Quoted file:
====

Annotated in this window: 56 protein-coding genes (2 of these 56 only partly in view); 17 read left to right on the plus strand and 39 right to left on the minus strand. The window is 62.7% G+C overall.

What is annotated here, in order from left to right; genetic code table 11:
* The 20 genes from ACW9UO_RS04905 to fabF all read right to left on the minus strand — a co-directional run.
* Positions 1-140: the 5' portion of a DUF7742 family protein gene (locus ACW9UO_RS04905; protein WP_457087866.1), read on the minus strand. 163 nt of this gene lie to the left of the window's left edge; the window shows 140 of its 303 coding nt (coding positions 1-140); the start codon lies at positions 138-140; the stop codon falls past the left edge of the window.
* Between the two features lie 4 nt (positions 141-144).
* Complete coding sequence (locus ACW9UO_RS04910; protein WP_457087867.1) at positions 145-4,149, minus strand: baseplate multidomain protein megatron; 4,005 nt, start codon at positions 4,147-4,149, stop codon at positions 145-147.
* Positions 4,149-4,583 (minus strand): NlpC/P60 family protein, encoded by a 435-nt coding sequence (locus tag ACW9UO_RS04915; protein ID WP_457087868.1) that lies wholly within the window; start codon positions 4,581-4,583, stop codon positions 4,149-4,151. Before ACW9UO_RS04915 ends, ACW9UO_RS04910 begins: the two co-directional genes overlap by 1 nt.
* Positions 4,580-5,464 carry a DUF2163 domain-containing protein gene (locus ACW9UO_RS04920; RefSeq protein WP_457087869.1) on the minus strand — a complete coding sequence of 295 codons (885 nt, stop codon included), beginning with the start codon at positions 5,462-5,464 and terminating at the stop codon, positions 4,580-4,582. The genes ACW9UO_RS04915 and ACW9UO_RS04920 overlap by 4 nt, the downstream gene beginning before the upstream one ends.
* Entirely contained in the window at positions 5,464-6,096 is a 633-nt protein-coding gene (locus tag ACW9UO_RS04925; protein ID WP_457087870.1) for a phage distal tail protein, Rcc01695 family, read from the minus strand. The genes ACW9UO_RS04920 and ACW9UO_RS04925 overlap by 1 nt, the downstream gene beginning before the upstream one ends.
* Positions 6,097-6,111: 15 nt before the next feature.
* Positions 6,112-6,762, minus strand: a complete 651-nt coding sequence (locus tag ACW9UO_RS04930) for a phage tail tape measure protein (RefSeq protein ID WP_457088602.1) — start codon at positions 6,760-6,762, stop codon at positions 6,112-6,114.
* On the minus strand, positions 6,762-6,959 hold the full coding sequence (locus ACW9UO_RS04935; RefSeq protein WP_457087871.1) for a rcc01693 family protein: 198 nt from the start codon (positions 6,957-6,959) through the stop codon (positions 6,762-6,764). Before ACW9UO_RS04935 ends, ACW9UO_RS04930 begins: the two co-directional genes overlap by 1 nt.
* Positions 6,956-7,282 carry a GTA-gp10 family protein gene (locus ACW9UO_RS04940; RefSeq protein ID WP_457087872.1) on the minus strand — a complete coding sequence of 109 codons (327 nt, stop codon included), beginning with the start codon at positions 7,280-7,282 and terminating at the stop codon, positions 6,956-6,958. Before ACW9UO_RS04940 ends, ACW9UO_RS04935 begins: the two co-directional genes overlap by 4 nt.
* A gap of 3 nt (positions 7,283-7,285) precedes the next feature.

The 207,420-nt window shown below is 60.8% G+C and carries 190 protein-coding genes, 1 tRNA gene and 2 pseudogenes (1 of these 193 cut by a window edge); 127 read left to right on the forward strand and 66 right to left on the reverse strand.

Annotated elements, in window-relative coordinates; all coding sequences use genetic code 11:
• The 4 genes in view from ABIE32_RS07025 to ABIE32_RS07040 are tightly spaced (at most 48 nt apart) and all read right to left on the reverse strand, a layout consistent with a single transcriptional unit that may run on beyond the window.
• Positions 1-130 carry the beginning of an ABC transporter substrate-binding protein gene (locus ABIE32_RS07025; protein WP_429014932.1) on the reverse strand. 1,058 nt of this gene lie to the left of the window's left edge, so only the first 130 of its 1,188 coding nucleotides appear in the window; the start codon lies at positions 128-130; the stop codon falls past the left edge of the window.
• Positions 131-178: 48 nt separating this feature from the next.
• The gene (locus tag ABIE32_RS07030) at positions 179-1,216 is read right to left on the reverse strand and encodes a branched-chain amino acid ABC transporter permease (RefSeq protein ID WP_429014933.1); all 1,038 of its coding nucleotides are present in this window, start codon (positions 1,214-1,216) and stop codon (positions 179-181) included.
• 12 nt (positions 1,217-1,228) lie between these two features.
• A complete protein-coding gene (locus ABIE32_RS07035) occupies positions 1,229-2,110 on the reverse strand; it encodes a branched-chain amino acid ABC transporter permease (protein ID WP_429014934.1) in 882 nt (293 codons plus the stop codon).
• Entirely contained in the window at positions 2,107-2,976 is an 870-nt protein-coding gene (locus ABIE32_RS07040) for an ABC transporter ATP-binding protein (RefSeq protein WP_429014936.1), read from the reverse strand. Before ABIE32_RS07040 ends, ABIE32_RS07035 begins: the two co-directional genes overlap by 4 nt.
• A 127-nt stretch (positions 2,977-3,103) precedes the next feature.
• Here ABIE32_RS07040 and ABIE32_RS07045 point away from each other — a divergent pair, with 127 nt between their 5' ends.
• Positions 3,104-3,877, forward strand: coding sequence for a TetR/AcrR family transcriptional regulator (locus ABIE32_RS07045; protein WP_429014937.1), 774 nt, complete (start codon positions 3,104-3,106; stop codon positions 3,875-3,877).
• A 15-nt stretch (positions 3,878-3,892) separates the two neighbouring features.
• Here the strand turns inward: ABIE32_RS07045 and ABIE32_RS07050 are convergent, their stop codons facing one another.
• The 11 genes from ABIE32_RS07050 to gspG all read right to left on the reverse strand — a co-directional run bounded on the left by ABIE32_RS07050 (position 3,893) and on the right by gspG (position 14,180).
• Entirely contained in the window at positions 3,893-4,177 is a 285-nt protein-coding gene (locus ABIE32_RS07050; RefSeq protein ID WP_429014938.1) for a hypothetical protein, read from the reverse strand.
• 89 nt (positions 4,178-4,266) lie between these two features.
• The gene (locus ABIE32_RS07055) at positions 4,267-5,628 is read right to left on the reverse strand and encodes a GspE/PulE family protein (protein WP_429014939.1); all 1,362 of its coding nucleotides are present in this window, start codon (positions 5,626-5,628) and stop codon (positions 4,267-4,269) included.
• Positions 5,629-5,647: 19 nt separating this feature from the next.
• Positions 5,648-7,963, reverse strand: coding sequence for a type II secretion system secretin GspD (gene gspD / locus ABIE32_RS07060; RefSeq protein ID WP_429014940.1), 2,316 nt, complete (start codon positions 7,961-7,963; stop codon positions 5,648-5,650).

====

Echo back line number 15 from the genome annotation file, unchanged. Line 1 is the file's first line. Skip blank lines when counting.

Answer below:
The 207,420-nt window shown below is 60.8% G+C and carries 190 protein-coding genes, 1 tRNA gene and 2 pseudogenes (1 of these 193 cut by a window edge); 127 read left to right on the forward strand and 66 right to left on the reverse strand.